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ISIS’s Last Gasps

The killing of three people in the south of France by a man claiming allegiance to Isis will make people doubt if this murderous cult is as dead as governments had announced and people had hoped. The answer is that the attack in the Carcassonne region by a single gunman, said to be a Moroccan petty criminal from the area, proves very little about the strength of Isis as a continuing threat.

It will always be easy for a single killer, who in this case has been named as 36-year-old Redouane Lakdim, to shoot down passers-by chosen at random or trapped in a supermarket. Lakdim demanded the release of Salah Abdeslam, a survivor of the Isis gang which killed 130 people in Paris on 13 November 2015, but there is no evidence so far that the killer, who has been shot dead by police, was part of a cell or that this was an attack organised from above or from outside the country.

Even if there was some degree of organisation behind the killings, it is important to take on board that atrocities carried out by Isis are geared to produce maximum publicity. Often, they happen close to iconic places in capital cities such as the Westminster or London Bridge attacks, or on the Promenade des Anglais in Nice in 2016 when 86 people were mowed down and killed by a lorry deliberately driven into them. The very cruel and arbitrary nature of the murders are designed to achieve the maximum publicity.

Isis is far less important than it was three years ago when it controlled territory in western Iraq and eastern Syria the size of Great Britain. At that time its terrorist operations in France and elsewhere could call on the resources of a de facto state that had money, weapons, expertise and the capacity to inspire its gunmen and suicide bombers.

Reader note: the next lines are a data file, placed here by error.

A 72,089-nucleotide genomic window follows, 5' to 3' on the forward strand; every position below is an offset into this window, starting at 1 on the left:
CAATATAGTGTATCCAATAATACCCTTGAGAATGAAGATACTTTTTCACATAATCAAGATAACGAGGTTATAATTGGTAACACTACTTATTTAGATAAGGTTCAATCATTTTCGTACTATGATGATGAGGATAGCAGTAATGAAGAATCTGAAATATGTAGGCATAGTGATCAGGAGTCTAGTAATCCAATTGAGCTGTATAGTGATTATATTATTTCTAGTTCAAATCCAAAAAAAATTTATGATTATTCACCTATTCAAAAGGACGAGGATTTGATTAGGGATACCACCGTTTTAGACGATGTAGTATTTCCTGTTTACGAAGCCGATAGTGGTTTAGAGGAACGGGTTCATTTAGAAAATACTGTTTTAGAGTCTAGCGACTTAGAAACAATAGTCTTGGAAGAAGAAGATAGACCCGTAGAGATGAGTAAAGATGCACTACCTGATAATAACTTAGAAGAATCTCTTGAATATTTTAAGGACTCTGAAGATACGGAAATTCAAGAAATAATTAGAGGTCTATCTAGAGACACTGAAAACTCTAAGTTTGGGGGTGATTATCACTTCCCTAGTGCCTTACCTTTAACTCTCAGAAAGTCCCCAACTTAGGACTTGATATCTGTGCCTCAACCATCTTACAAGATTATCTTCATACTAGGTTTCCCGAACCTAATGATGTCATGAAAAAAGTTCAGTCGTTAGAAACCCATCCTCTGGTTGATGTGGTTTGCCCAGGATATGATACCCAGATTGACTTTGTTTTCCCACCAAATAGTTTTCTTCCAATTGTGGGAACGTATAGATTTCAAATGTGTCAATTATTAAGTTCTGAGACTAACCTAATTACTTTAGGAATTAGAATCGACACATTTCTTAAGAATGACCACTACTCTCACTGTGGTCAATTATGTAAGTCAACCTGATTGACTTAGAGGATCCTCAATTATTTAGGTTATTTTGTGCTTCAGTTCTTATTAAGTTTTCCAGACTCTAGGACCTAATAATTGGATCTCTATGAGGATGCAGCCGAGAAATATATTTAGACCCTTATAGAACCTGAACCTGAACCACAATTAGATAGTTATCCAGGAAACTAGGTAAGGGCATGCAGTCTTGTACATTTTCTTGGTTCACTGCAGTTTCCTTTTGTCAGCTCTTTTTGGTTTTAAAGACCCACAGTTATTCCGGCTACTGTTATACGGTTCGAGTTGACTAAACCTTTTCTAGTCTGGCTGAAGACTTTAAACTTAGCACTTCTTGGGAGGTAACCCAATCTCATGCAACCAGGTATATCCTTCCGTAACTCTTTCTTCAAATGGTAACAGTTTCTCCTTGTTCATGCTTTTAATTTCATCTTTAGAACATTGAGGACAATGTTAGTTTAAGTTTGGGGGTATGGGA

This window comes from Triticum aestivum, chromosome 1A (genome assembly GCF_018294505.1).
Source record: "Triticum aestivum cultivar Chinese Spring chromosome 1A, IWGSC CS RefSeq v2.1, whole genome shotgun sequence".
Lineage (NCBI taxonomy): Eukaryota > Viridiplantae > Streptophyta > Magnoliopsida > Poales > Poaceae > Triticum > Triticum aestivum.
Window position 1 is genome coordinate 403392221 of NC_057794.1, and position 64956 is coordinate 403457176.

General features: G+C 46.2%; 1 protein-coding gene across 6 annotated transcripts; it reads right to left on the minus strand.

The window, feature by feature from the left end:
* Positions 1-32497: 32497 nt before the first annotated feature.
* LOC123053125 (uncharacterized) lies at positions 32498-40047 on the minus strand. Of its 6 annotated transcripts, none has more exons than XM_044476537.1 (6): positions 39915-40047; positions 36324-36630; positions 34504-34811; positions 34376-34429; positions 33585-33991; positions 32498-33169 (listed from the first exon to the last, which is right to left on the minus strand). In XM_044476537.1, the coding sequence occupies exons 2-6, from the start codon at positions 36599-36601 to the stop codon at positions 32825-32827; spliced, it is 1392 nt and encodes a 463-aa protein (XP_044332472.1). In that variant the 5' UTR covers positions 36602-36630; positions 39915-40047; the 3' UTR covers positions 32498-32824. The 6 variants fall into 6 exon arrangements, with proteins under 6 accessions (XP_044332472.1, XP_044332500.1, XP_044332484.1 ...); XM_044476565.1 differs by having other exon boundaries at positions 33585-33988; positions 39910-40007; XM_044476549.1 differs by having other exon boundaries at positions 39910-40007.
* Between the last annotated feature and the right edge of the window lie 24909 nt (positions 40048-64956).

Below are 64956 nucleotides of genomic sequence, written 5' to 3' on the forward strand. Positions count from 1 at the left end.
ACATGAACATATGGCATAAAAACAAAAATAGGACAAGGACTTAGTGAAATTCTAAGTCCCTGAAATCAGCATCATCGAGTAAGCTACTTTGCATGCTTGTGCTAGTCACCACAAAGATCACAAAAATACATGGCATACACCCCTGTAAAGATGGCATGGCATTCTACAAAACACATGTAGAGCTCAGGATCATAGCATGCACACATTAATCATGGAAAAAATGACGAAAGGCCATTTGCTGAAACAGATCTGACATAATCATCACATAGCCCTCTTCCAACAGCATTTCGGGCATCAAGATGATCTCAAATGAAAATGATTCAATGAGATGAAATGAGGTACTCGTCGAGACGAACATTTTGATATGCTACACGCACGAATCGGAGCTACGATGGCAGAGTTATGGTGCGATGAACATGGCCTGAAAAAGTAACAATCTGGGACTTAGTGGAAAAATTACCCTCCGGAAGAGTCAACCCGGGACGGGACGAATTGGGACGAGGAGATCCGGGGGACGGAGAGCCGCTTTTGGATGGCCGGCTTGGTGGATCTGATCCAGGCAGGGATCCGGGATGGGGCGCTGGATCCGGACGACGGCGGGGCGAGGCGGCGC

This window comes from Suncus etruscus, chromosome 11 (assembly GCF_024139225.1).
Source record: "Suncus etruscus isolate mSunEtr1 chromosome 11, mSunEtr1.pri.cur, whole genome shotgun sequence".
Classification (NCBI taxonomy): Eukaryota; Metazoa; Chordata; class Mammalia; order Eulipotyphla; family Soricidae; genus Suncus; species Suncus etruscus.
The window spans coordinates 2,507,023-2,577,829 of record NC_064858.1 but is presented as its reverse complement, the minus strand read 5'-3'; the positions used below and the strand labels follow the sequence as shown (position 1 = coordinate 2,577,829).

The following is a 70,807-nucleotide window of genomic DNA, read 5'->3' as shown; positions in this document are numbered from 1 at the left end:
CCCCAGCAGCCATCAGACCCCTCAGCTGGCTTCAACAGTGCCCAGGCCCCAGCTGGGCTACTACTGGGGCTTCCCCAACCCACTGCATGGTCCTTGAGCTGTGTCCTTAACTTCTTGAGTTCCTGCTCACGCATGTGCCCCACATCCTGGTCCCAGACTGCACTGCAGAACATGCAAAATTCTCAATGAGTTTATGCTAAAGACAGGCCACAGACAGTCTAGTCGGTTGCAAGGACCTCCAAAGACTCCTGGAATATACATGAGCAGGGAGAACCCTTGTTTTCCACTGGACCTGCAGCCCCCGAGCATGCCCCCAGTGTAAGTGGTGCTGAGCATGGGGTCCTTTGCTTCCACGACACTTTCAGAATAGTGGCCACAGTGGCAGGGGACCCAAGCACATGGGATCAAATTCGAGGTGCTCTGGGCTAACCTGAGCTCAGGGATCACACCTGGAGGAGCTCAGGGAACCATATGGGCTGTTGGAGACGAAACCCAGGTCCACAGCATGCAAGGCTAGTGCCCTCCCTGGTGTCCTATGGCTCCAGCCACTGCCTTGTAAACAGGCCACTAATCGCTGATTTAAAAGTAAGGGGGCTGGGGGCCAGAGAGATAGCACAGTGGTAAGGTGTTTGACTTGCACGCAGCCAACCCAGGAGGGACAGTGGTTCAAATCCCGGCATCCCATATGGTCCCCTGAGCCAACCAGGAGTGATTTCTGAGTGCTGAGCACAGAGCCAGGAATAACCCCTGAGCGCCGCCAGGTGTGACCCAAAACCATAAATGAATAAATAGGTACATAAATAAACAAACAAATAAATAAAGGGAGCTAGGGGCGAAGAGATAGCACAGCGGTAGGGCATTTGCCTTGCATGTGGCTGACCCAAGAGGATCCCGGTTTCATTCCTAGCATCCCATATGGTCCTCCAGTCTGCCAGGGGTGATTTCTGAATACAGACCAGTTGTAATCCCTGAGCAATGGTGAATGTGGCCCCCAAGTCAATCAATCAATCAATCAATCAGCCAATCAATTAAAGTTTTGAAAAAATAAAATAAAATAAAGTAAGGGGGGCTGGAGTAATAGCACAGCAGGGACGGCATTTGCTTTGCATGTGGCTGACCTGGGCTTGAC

This is no longer true to anything like the same degree.

The Islamic State died with the capture of its great strongholds, Mosul in Iraq and Raqqa in Syria, in the second half of 2017. It does still have its hideouts in the deserts of the region and has benefited from the dispersal of effort in the campaign against it by the Iraqi government’s confrontation with the Iraqi Kurdish authorities over Kirkuk, and the Turkish invasion of Afrin that has diverted the Kurdish People’s Protection Units (YPG) which had previously been fighting it. In a small way, Isis is back in business in its heartlands, though on nothing like the scale on which it previously operated.

Wherever there is chaos in Islamic countries, Isis will find opportunities to lodge itself and expand. Much of its most savage violence takes place largely below the radar of the international media, notably in Afghanistan where an Isis suicide bomber killed 33 and wounded 65 Shia celebrating the New Year in Kabul on 21 March.

Applause from social media sympathetic to Isis may give the impression that it still has a large base of support, but this is doubtful. Such support peaked when it was a new and rapidly expanding force in 2014 and 2015. Even then, it never became a vehicle in Europe for other social and political discontents and it is unlikely that this will happen now.

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Patrick Cockburn is the author of  The Rise of Islamic State: ISIS and the New Sunni Revolution.

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